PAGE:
HL Deb 02 July 1956 vol 198 cc184-6

2.35 p.m.


My Lords, I beg to ask the Question which stands in my name on the Order Paper.

[The Question was as follows:

To ask Her Majesty's Government if they are aware of the proposed erection of the 275 K.V. Super Grid electricity line from Fleet in Hampshire to Drake-low in Nottinghamshire, which will be carried through some of the most beautiful of England's countryside, upon pylons 136 feet high, spaced 440 yards apart; under what powers this is being erected, and under what powers it can be stopped.]


My Lords, the Government have received no formal application in respect of this proposal. However I have been informed that the Central Electricity Authority are now drawing up their first plans for this part of the 275 kilovolt Grid, which is the new main transmission system designed to provide improved electrical connection between various parts of the country (particularly between North and South) and to provide bulk transmission of electricity from generating stations on the coalfields to parts of the country where coal is scarce or more costly. Before placing an electric line of this kind above ground, the Central Electricity Authority must apply to the Minister of Fuel and Power for his consent under Section 10 (b) of the Schedule to the Electric Lighting (Clauses) Act, 1899, and a Direction under Section 35 (1) of the Town and Country Planning Act, 1947. The Minister is required under Section 21 of the Electricity (Supply) Act, 1919, to give the local and planning authorities affected the opportunity to be heard should they so desire, and the views of bodies concerned with the preservation of amenities are, also taken into account. Where the Minister considers it advisable, he may cause a public inquiry to be held under Section 66 of the Electricity Act, 1947.


My Lords, naturally, I shall pay great attention to the detail which the noble Earl has given. May I ask whether he is aware that my information is that this project, which is the biggest that has ever been projected in this country, with pylons just thirty-six feet short of the height of Nelson's Monument, to stretch right from the South to the North of this country, has been agreed by various planning authorities who sit in secret. and if it had not been for the energy of the reporters of small local newspapers the public would not be alerted to how their amenities are going to be desecrated by a thing like this? I would ask the noble Earl whether he will represent to his right honourable friend the Minister that, when projects such as this which affect the lives and amenities of the people of this country are discussed, the planning authorities or those authorities who have planning powers should hold their meetings in public, so that the Press and public can know what is going on.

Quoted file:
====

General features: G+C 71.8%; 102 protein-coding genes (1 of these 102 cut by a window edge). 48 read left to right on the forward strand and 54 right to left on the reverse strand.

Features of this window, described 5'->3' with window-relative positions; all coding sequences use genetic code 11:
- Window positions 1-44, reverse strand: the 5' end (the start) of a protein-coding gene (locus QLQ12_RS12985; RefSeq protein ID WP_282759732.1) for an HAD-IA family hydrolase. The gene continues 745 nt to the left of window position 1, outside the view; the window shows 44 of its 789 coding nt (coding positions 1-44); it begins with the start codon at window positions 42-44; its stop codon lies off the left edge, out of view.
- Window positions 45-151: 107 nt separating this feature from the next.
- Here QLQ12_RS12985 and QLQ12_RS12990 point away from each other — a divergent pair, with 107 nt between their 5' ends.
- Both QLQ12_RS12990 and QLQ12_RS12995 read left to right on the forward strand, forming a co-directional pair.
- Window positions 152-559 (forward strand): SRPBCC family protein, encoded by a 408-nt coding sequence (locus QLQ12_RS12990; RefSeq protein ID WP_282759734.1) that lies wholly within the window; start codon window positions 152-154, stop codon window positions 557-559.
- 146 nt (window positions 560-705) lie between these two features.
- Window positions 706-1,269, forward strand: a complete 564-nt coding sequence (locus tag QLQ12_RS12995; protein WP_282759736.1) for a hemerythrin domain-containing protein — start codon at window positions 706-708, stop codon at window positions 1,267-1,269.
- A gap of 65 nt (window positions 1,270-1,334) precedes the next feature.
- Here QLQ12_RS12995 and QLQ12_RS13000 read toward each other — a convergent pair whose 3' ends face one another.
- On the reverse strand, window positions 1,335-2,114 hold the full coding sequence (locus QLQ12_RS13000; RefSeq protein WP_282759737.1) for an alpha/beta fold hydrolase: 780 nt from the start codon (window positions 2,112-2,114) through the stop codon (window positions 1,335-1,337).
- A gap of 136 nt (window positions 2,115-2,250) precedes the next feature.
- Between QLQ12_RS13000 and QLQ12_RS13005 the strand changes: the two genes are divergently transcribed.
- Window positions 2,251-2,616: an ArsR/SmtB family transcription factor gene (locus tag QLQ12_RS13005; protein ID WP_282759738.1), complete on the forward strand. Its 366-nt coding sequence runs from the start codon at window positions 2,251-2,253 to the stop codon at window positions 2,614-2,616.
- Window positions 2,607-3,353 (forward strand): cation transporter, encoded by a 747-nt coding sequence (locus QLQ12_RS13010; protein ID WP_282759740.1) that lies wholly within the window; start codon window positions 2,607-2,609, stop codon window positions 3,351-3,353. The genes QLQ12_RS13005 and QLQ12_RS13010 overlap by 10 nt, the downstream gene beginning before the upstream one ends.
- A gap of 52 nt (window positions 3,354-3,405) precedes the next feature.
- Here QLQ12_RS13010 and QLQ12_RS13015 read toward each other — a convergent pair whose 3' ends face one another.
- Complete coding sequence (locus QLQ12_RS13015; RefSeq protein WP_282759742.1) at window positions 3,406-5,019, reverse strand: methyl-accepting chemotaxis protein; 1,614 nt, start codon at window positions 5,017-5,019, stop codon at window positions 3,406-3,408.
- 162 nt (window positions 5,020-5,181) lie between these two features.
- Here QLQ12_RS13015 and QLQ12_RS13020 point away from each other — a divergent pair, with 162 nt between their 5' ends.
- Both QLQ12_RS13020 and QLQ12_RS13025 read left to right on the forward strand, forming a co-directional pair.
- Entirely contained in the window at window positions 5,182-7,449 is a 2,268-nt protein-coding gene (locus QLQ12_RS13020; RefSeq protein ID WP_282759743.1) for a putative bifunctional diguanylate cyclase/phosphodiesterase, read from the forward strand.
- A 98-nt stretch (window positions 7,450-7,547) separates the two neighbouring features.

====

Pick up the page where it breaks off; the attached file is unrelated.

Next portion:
My Lords, I understand that when a request of this sort reaches my right honourable friend, there is already ample provision under the electricity supply legislation for the local hearing of objections, and, as I pointed out, where the Minister thinks it necessary, for a public inquiry to be held. As regards the meetings of the local planning committees, the noble Lord will realise that they arrange their own procedure. It is not the responsibility of my right honourable friend the Minister of Fuel, but I will see that these views are conveyed to the Minister of Housing and Local Government who is responsible in these circumstances.


My Lords, I am grateful to the noble Earl for saying that, but I really must enter a protest. Although it is right, as he says, that in the last resort the Minister can demand a public inquiry, what is the good of having a public inquiry when the whole thing is a fait accompli and the pylons almost erected? I think there should be overall consultation before the project is started in the slightest degree. Then the amenities of this country are likely to receive a little more attention than they gel: at the present time.


My Lords, I shall certainly convey the views expressed by the noble Lord to my right honourable friend the Minister of Housing and Local Government.


My Lords, I am grateful to the noble Earl. I hope he will tell his right honourable friend that this is a matter of serious concern to the people in some of the most glorious spots in this country.


My Lords, might I ask whether the noble Earl will remember that there are other parts of the country which do not seem to receive the same attention from the noble Lord, Lord Lucas of Chilworth, but which, nevertheless, have the same interest?

Back to